SB896 Signed Into Law By Governor Fallin

On Thursday, May 5, 2015, Governor Fallin signed SB896 into law. This law lowers the vote test needed for parties to retain recognition in Oklahoma. The previous requirement was 10% of the vote for President or Governor. Now, parties only need to gain 2.5% of the vote.

This year, the lower retention requirement will only really apply to the Libertarian Party, which successfully petitioned to gain recognition. However, if the Libertarian Party is successful in retaining its recognition, it will inspire other parties to attempt the petition.

With a lower petition requirement and a lower retention requirement, Oklahoma can see new parties arise and stay in place long enough to gain significant traction.

Yet, the work is not done yet. We still have a number of reforms we are fighting for, including lowering the petition requirement for independent presidential candidates, getting rid of straight party voting, and getting a write-in option in Oklahoma. We also feel that the petition and retention requirement for new parties is still too high.

SB896 On Its Way To Governor Fallin

SB896 is on its way to the governor’s desk. If it is signed into law, and should be within the week, it will reduce the percentage of the vote a party needs to get in the Presidential and Governor races to stay recognized. Currently, parties need to win 10% of the vote to maintain recognition. SB896 lowers that to 2.5%.

Oklahoma’s current 10% requirement is one of the strictest in the nation. While the reduction to 2.5% is a sizable decrease, it is still higher than the average of the surrounding states. OBAR supports a further decrease to 1% and making party status valid for a total of 4 years instead of the current 2. That means a party need only meet the vote test every other election rather than every election. OBAR also supports including more statewide elections into the mix including but not limited to US Senate and statewide elected executive positions such as Lt Governor and State Superintendent.

Senate Rules Committee Passes 2.5% Retention Test And Straight Ticket Repeal

On Wednesday February 17, the Senate Rules Committee heard three election reform bills and passed them all unanimously. The two really important bills were SB896, the bill that lowers the party retention test from the current 10% of the vote to 2.5%, and SB1108, which removes the Straight Ticket device from the November ballots.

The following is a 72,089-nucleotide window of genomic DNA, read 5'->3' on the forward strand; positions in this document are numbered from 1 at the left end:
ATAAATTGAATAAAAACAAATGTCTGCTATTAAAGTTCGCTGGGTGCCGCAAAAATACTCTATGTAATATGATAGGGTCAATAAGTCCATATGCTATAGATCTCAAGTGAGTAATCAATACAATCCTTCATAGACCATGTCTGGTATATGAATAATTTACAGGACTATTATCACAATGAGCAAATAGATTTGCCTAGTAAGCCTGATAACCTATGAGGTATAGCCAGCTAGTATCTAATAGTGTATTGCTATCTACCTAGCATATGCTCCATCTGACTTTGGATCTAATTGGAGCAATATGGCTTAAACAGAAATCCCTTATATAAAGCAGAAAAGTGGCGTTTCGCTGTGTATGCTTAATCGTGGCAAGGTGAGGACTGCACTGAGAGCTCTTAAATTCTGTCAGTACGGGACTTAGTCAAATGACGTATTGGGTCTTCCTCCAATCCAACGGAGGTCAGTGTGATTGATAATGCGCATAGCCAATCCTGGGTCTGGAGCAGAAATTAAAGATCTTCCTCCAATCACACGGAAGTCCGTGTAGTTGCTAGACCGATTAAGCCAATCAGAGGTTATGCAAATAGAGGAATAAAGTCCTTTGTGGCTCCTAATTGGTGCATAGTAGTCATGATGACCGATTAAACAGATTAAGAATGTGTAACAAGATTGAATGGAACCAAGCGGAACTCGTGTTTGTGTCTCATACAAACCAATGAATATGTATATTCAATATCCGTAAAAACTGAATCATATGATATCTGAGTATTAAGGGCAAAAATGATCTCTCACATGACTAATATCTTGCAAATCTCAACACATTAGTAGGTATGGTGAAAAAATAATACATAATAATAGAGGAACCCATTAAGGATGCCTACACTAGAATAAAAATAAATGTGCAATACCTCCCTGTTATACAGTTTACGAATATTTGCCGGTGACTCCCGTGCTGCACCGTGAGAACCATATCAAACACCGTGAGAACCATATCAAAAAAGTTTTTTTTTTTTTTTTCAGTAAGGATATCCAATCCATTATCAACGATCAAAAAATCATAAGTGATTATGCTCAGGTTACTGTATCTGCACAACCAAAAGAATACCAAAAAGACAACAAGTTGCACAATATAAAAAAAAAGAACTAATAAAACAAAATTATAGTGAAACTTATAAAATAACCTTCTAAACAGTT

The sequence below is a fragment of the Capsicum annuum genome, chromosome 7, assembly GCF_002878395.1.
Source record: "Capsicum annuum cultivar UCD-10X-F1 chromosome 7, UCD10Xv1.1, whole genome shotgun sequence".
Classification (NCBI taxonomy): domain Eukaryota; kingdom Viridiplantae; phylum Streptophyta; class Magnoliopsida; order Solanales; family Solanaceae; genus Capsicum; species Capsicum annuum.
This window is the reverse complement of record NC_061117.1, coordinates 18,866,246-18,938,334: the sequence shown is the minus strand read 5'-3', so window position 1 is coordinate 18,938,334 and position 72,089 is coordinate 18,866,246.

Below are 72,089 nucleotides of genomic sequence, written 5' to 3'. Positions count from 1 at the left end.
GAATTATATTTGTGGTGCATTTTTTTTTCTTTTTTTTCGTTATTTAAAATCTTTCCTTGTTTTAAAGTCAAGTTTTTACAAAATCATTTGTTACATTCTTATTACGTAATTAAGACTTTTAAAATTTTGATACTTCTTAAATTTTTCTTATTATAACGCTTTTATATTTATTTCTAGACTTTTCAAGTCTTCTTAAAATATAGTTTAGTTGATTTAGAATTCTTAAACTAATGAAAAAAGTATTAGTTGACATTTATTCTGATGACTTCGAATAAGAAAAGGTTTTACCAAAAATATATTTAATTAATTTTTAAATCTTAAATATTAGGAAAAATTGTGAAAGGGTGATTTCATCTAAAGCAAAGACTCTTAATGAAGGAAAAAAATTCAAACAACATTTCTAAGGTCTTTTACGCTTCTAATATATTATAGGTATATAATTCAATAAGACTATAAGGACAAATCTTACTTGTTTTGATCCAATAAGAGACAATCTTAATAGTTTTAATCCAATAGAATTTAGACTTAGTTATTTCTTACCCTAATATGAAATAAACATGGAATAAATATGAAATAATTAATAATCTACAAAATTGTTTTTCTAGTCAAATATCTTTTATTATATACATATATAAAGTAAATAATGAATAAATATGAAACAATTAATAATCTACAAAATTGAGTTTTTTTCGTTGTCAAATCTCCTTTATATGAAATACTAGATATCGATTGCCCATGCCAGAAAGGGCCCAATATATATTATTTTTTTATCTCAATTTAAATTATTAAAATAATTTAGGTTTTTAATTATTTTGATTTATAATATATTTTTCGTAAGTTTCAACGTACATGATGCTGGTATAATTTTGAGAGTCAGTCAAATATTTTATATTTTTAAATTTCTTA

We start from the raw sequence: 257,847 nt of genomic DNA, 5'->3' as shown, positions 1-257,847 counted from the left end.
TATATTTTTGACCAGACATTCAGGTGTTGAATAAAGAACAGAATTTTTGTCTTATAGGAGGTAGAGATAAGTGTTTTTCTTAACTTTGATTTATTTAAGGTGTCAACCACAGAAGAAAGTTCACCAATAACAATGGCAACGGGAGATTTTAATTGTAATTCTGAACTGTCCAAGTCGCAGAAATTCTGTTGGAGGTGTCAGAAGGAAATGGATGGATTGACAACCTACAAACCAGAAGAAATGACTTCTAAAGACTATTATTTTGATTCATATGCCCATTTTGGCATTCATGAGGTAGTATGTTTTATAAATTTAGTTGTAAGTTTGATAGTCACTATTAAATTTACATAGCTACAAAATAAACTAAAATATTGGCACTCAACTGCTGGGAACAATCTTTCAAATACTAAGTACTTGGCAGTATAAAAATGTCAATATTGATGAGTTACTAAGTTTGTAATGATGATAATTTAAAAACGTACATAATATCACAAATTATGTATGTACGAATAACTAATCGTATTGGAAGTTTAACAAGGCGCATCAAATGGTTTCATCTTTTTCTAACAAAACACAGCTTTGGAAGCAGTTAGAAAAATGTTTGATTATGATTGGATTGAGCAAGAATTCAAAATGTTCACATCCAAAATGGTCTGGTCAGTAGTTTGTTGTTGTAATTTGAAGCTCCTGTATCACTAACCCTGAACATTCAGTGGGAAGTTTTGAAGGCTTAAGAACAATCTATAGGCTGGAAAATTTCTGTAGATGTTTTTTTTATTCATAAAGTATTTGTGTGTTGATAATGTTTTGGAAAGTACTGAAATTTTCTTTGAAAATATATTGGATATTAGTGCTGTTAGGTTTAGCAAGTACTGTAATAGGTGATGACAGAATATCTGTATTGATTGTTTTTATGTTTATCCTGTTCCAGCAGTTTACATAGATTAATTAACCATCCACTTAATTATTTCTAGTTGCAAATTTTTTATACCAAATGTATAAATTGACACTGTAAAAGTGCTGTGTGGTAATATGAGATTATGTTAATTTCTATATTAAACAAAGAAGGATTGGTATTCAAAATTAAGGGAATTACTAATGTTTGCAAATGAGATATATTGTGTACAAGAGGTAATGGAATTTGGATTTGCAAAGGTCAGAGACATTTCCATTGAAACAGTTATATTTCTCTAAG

Both were heard and passed the committee. They now move to the full Senate, where they will hopefully be heard soon.

Also heard was SB1016 which removes party labels from voter registration forms. This bill also passed and moves on.

We will have more about all these bills going forward.

Senator Loveless Introduces Bill To Lower Vote Test For New Parties

While a bill was passed this last year lowering the number of signatures needed to form a new party from 5% of the last vote to 3% of the last vote for Governor, that does little for new political parties and the voters that support them if the 10% vote test to retain party recognition stays in place. To tackle this issue, Senator Loveless has introduced SB896 which would lower the vote test from 10% to 2.5%.

That is a significant drop and is far more reasonable, even though it is not the 1% we support as part of our Ballot Access Brief. Still, this is a fairly difficult task for a new party. In 2012, the Libertarian party failed to meet Arkansas’ vote test of 3% after Gary Johnson polled 1.5% of the vote. In 2014, the Libertarian Party of Arkansas also failed to reach that test. In comparison, all other states surrounding Oklahoma have much easier vote tests and the Libertarian party was able to retain party recognition in each of them.

While any movement in a positive direction is good, and such a sizable reduction, is welcome, we would love to see more. Primarily, we recommend reducing the vote test to 1% of the vote. We also recommend that party recognition should be for 4 years rather than the current 2 years. By switching to a 4 year period of retention, new parties will have more time to form an election strategy to meet the requirement without the looming threat of having to petition again.

Still, we hope that the Senate and the House will pass this bill without amending it to be higher than the 2.5% of the the vote the bill currently has. If it must be amended, it should be amended to lower that vote test.

For now, we recommend that you contact your state Senator and Representative and demand that SB896 passes. This bill is sorely needed in Oklahoma if last year’s reduction of petitions is to have any meaning.